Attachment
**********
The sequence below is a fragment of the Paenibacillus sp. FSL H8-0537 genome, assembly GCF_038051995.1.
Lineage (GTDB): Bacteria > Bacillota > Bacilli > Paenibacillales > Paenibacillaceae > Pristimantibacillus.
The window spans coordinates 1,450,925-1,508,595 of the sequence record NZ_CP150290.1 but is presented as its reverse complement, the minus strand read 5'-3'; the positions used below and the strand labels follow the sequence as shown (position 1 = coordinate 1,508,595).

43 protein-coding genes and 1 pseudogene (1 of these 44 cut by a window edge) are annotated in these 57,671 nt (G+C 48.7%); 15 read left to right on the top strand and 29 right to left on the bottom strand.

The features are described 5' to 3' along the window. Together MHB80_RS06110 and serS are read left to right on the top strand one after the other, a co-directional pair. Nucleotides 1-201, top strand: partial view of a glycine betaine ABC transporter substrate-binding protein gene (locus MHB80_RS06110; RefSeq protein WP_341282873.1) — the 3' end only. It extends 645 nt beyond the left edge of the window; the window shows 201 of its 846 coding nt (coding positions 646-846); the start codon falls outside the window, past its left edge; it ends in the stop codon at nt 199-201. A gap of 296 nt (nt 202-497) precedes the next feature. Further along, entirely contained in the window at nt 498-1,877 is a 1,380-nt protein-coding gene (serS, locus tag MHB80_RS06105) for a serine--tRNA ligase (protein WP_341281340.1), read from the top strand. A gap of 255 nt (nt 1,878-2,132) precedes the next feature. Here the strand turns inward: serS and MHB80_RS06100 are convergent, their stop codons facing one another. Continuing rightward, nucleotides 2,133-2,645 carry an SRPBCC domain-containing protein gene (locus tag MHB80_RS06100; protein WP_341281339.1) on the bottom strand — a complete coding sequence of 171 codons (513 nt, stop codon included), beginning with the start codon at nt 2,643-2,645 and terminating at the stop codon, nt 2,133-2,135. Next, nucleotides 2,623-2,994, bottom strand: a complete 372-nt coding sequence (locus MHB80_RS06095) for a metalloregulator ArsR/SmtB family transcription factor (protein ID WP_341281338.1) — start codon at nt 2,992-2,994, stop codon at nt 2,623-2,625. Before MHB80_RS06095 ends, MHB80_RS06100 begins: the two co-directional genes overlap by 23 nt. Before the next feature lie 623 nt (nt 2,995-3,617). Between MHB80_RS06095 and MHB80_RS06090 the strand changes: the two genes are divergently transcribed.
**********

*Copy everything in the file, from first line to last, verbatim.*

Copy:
The sequence below is a fragment of the Paenibacillus sp. FSL H8-0537 genome, assembly GCF_038051995.1.
Lineage (GTDB): Bacteria > Bacillota > Bacilli > Paenibacillales > Paenibacillaceae > Pristimantibacillus.
The window spans coordinates 1,450,925-1,508,595 of the sequence record NZ_CP150290.1 but is presented as its reverse complement, the minus strand read 5'-3'; the positions used below and the strand labels follow the sequence as shown (position 1 = coordinate 1,508,595).

43 protein-coding genes and 1 pseudogene (1 of these 44 cut by a window edge) are annotated in these 57,671 nt (G+C 48.7%); 15 read left to right on the top strand and 29 right to left on the bottom strand.

The features are described 5' to 3' along the window. Together MHB80_RS06110 and serS are read left to right on the top strand one after the other, a co-directional pair. Nucleotides 1-201, top strand: partial view of a glycine betaine ABC transporter substrate-binding protein gene (locus MHB80_RS06110; RefSeq protein WP_341282873.1) — the 3' end only. It extends 645 nt beyond the left edge of the window; the window shows 201 of its 846 coding nt (coding positions 646-846); the start codon falls outside the window, past its left edge; it ends in the stop codon at nt 199-201. A gap of 296 nt (nt 202-497) precedes the next feature. Further along, entirely contained in the window at nt 498-1,877 is a 1,380-nt protein-coding gene (serS, locus tag MHB80_RS06105) for a serine--tRNA ligase (protein WP_341281340.1), read from the top strand. A gap of 255 nt (nt 1,878-2,132) precedes the next feature. Here the strand turns inward: serS and MHB80_RS06100 are convergent, their stop codons facing one another. Continuing rightward, nucleotides 2,133-2,645 carry an SRPBCC domain-containing protein gene (locus tag MHB80_RS06100; protein WP_341281339.1) on the bottom strand — a complete coding sequence of 171 codons (513 nt, stop codon included), beginning with the start codon at nt 2,643-2,645 and terminating at the stop codon, nt 2,133-2,135. Next, nucleotides 2,623-2,994, bottom strand: a complete 372-nt coding sequence (locus MHB80_RS06095) for a metalloregulator ArsR/SmtB family transcription factor (protein ID WP_341281338.1) — start codon at nt 2,992-2,994, stop codon at nt 2,623-2,625. Before MHB80_RS06095 ends, MHB80_RS06100 begins: the two co-directional genes overlap by 23 nt. Before the next feature lie 623 nt (nt 2,995-3,617). Between MHB80_RS06095 and MHB80_RS06090 the strand changes: the two genes are divergently transcribed.